Deutsche Bank and Commerzbank reveal talks about historic merger
- 18 March 2019
The possibility of Germany’s two largest banks merging, dubbed a historic moment for the country’s economy, is still all up in the air. While the government has long pushed for creating a viable player against US and Asian financial behemoths, critics have pointed out at layoffs as well as cementing multibillion-euro-debts, ONAreports citing Sputnik.
Deutsche Bank and Commerzbank have confirmed their merger talks with statements after it was reported their management boards had met separately, according to Reuters.
“In light of arising opportunities, the management board of Deutsche Bank has decided to review strategic options”, Deutsche Bank said although its chief executive Christian Sewing also warned that many factors could stop the deal.
At the same time, Commerzbank pointed out that the outcome of the talks had not been decided as both parties are yet to study the possibility of such a move. Reuters reported that the supervisory boards of Deutsche Bank and Commerzbank are to meet on Thursday to discuss the status of the talks.
The official confirmation by the two banks, acknowledged by the German Finance Ministry, was preceded by statements from its head Olaf Scholz. He confirmed reports by Die Welt Am Sonntag about the merger negotiations a week ago before both parties preferred to go public.
The merger, which the German newspaper Die Welt refers to as a historic moment for the German economy, was first floated in 2016 before Germany’s two largest banks focused on restructuring. This prompted Reuters to conclude that the official disclosure of talks boosts the chances that both banks conclude the agreement.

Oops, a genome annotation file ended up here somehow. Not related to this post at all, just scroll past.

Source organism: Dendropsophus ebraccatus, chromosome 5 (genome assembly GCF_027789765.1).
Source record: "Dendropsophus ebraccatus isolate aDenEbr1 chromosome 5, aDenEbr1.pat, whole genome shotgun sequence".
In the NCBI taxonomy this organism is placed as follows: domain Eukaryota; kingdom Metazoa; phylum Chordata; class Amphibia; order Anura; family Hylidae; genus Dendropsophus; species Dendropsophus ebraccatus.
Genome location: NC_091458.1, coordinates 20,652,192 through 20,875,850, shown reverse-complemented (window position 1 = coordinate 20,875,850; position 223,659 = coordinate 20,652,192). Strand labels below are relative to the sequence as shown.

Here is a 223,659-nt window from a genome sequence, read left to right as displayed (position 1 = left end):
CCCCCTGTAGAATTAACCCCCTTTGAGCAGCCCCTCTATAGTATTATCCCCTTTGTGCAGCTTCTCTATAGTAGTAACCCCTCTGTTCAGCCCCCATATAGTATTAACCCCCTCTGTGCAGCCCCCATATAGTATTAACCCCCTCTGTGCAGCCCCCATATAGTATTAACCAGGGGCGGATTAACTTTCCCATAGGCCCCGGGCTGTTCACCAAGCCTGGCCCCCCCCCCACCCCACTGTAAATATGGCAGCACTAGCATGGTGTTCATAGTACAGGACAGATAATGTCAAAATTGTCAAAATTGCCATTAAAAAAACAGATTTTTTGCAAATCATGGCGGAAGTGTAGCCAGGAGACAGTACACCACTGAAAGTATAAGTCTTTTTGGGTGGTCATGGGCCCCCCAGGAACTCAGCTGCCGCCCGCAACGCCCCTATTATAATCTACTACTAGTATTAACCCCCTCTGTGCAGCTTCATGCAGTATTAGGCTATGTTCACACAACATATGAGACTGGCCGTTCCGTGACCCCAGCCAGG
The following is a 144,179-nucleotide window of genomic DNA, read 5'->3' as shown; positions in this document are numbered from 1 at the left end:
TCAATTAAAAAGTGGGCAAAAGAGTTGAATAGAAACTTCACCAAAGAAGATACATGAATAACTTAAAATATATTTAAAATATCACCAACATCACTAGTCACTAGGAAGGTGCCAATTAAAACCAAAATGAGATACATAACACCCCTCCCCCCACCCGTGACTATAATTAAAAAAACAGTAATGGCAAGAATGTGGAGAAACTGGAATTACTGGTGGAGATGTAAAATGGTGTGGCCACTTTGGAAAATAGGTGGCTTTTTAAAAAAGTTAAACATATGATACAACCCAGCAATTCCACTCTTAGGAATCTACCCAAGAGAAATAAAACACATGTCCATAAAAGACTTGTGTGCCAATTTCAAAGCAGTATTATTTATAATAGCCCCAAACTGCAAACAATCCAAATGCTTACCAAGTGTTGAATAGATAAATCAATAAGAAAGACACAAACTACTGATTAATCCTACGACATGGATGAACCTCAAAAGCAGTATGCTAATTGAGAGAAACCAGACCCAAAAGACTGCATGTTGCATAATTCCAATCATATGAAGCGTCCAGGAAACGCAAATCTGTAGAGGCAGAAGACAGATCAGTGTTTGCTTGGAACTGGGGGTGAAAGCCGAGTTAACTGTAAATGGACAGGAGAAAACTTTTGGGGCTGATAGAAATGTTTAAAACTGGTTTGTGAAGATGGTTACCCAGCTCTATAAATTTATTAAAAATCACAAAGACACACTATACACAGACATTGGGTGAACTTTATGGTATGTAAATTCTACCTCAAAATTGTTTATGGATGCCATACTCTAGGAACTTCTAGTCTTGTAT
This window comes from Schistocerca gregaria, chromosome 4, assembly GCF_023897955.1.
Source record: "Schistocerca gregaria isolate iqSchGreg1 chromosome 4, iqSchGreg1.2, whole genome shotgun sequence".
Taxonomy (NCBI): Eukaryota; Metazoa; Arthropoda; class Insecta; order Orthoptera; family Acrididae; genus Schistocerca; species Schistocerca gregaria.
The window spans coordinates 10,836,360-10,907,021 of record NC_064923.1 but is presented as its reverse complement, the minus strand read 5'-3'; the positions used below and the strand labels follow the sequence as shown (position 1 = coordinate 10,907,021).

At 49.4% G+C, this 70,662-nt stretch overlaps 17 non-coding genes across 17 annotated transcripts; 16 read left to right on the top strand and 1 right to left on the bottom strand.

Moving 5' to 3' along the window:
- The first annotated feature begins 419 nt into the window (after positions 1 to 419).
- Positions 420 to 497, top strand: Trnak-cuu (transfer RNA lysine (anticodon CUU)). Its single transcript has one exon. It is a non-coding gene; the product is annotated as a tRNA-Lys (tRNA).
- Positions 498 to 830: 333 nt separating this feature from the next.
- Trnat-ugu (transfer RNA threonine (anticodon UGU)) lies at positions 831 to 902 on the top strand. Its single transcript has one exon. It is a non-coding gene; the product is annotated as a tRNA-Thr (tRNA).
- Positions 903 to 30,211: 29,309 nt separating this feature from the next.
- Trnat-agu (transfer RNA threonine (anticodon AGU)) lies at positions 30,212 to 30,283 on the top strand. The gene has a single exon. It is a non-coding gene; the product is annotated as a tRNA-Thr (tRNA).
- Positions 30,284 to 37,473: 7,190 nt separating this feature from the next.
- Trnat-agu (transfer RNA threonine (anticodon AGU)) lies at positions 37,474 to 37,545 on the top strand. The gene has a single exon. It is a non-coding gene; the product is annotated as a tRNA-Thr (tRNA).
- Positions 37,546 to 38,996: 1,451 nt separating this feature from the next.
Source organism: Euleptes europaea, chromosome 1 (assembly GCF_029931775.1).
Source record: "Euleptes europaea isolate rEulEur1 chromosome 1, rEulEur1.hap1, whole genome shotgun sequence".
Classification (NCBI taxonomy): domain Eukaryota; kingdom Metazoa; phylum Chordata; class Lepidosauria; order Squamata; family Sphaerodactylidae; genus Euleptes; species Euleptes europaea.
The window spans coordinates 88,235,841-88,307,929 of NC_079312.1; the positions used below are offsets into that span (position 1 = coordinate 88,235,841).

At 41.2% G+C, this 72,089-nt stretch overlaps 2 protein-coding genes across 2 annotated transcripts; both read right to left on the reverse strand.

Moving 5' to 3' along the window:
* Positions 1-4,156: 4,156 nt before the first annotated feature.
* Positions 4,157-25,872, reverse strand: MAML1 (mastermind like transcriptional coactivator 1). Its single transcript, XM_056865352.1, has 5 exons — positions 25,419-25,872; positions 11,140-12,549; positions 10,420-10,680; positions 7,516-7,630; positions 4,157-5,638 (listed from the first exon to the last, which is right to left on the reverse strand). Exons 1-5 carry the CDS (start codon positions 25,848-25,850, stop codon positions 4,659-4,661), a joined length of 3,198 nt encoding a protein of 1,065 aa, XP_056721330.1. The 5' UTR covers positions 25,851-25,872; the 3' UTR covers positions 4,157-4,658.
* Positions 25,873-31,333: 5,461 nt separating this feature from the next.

However, if they agree that merging makes no financial sense and give up on the idea this could mean that Germany should probably abandon the idea of playing more than a minor role in the world of international finance, as Die Welt put it.
The “marriage” between the two entities would lead to creating a mega-institution, owning one-fifth of the country’s banking sphere, which would also become the third largest bank with $2.04 trillion in assets and a $28-billion market value.
The merger has long been pushed by the country’s government. It publicly endorsed bank consolidation, as German Finance Minister Olaf Scholz stated last autumn that it would be a problem if, in an economy like the Germany’s, banks do not have the size and the global impact to support it.
This was echoed by his fellow cabinet member, Economy Minister Peter Altmaier, who wrote in his paper "National Industrial Strategy 2030" that the international banking system demands "large and strong players who are at the same level with competitors from the US and China". He emphasised that the long-term success and survival of such companies as Deutsche Bank is part of the nation’s political and economic interest.
However, there has been no shortage of criticism about the possible deal. Some, like lawmaker from the Christian Social Union, Hans Michelbach, warn against raising the government’s share in such big banks. One of Germany’s biggest labour unions, Verdi, also voiced concerns saying the merger puts tens of thousands of jobs at risk without adding any value.
Reuters also cites one German official as saying that the union carries one particular risk of creating “a multi-billion-euro financial hole” as a result of its assets, including Italian bonds being evaluated.